Relationships between children and their parents are the foundation on which children learn how to form and sustain healthy relationships. Disrupting those relationships—by losing a parent to incarceration, for example—can have long-term effects on children and may lead to antisocial behavior, poor school performance, and physical and mental health problems.

    Recent estimates show that 2.7 million US children have a parent who is incarcerated, and more than 5 million children—7 percent of all US children—have had a parent in prison or jail at some point. African American children and children from economically disadvantaged families are more likely to experience parental incarceration.

    To mitigate the risks of parental incarceration for children, some correctional agencies offer parent-child visits in prisons or jails. There are several types of parent-child visits, but many experts believe contact visits, where the child and parent can physically interact, are the most helpful in safeguarding against risk and forging stronger bonds between parents and children....

    Relationships between children and their parents are the foundation on which children learn how to form and sustain healthy relationships. Disrupting those relationships—by losing a parent to incarceration, for example—can have long-term effects on children and may lead to antisocial behavior, poor school performance, and physical and mental health problems.

    Recent estimates show that 2.7 million US children have a parent who is incarcerated, and more than 5 million children—7 percent of all US children—have had a parent in prison or jail at some point. African American children and children from economically disadvantaged families are more likely to experience parental incarceration.

    To mitigate the risks of parental incarceration for children, some correctional agencies offer parent-child visits in prisons or jails. There are several types of parent-child visits, but many experts believe contact visits, where the child and parent can physically interact, are the most helpful in safeguarding against risk and forging stronger bonds between parents and children.

    Although some evidence suggests visiting practices can lessen the trauma associated with parental incarceration, the full effects of visiting remain understudied. Our goal was to help inform researchers and practitioners about what is known about visiting practices, describe key components of visiting practices, and offer recommendations for practice and research. (Author abstract)

  • Individual Author: Fontaine, Jocelyn; Eisenstat, Josh ; Cramer, Lindsey
    Reference Type: Report
    Year: 2017

    The Fatherhood Reentry projects provided activities to fathers (and their families) in institutional settings as they were nearing release (“prerelease”) and in their offices located in the community (“postrelease”). All six projects provided services in multiple institutional settings: federal prisons (KISRA), state prisons (KISRA, LSS, NJDOC, PB&J, RIDGE, and Rubicon), county/regional jails (KISRA, PB&J, RIDGE, and Rubicon), and residential substance abuse treatment facilities (Rubicon). All projects provided services in their community-based offices for participants served by the program prerelease. This brief, one of three in a series, focuses on the projects’ efforts to support the marital, romantic, and/or coparenting relationships of program participants. In addition to serving fathers, the Fatherhood Reentry projects included several activities to strengthen the relationships between fathers and their partners/coparents and to encourage coparenting and family reunification. This brief first provides a review of the literature on the importance of strengthening...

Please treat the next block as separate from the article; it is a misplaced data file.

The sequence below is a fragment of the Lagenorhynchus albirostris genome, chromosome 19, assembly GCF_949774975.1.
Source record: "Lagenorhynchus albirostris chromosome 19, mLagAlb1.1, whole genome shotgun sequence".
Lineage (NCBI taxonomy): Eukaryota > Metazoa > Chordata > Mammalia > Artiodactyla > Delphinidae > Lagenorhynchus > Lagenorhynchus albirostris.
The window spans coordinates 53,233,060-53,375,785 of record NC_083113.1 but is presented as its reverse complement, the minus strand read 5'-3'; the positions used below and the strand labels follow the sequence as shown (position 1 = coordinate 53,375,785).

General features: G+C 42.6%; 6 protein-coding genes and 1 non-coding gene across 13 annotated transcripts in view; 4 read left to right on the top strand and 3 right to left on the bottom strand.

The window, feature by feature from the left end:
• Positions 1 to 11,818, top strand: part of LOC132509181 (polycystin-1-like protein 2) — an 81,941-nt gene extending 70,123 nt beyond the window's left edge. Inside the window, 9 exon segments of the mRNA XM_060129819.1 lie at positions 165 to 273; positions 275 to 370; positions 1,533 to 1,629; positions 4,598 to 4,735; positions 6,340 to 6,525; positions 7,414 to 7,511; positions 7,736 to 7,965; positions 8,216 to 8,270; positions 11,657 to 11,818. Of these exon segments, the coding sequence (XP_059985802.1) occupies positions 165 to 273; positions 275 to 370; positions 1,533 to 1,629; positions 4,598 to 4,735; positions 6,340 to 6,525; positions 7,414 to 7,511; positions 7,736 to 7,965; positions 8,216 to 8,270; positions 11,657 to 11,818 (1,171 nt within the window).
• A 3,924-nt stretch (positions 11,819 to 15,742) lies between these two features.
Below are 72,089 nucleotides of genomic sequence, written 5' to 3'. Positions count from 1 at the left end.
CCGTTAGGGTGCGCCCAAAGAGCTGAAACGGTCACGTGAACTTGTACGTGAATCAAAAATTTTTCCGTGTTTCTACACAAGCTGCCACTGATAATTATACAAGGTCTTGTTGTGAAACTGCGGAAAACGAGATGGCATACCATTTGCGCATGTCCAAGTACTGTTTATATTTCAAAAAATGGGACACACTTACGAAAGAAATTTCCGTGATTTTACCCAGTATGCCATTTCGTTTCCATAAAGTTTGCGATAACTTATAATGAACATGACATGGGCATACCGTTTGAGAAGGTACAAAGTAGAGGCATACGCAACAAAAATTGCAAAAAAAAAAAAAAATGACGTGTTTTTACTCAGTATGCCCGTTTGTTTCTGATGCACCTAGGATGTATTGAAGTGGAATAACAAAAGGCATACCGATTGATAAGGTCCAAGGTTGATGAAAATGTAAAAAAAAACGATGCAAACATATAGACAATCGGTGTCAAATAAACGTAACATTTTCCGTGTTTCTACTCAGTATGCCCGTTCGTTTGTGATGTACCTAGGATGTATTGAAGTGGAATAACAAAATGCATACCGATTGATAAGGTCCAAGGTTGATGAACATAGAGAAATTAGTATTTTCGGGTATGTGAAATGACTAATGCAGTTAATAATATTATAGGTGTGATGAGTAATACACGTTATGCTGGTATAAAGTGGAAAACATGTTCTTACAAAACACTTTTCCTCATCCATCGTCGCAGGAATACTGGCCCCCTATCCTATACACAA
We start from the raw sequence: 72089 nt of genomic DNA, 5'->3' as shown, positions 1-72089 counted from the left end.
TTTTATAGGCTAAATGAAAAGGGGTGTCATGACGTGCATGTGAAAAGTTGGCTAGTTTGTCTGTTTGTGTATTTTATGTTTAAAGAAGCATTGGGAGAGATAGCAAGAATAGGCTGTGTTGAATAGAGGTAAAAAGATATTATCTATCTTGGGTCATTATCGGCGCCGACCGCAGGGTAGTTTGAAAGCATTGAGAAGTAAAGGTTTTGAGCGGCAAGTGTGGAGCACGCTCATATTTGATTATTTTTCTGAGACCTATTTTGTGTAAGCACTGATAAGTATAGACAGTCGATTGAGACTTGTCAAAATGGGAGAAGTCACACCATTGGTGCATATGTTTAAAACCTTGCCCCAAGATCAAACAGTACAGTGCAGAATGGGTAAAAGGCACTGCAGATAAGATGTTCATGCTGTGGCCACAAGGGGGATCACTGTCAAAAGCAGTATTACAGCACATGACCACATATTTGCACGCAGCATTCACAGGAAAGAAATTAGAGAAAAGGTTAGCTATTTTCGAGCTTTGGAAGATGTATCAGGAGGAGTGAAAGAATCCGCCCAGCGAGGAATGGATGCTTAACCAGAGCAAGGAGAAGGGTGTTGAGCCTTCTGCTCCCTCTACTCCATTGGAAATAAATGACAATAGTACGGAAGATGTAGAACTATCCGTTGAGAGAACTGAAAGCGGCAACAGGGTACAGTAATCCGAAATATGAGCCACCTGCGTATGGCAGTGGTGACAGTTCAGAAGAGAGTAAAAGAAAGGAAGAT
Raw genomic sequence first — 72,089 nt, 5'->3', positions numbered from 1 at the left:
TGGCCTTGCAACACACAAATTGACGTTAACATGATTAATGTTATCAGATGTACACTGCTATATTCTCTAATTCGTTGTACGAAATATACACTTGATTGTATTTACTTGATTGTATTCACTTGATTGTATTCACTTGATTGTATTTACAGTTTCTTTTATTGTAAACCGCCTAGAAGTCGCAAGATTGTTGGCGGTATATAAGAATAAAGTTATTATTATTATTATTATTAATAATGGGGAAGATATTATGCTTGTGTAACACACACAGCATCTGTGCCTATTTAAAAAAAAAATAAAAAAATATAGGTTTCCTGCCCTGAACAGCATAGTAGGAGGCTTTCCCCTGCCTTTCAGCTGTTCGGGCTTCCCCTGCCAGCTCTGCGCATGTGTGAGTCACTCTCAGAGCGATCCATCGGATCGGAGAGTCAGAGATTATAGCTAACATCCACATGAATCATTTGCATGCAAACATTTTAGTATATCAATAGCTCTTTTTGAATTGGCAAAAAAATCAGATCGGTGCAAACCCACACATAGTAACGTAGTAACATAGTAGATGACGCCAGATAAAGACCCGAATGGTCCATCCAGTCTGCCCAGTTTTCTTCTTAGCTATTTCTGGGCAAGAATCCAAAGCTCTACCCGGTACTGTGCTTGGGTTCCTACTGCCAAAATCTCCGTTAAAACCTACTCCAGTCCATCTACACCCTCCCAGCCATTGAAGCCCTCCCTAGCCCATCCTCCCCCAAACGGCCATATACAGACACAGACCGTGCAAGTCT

The Fatherhood Reentry projects provided activities to fathers (and their families) in institutional settings as they were nearing release (“prerelease”) and in their offices located in the community (“postrelease”). All six projects provided services in multiple institutional settings: federal prisons (KISRA), state prisons (KISRA, LSS, NJDOC, PB&J, RIDGE, and Rubicon), county/regional jails (KISRA, PB&J, RIDGE, and Rubicon), and residential substance abuse treatment facilities (Rubicon). All projects provided services in their community-based offices for participants served by the program prerelease. This brief, one of three in a series, focuses on the projects’ efforts to support the marital, romantic, and/or coparenting relationships of program participants. In addition to serving fathers, the Fatherhood Reentry projects included several activities to strengthen the relationships between fathers and their partners/coparents and to encourage coparenting and family reunification. This brief first provides a review of the literature on the importance of strengthening such relationships for fathers who are incarcerated or were formerly incarcerated. This brief then describes the healthy relationship activities provided by the Fatherhood Reentry programs in detail. A conclusion section includes recommendations intended for practitioners implementing family-focused programming for fathers impacted by incarceration and their partners/coparents based on the experiences of the Fatherhood Reentry projects. (Author introduction)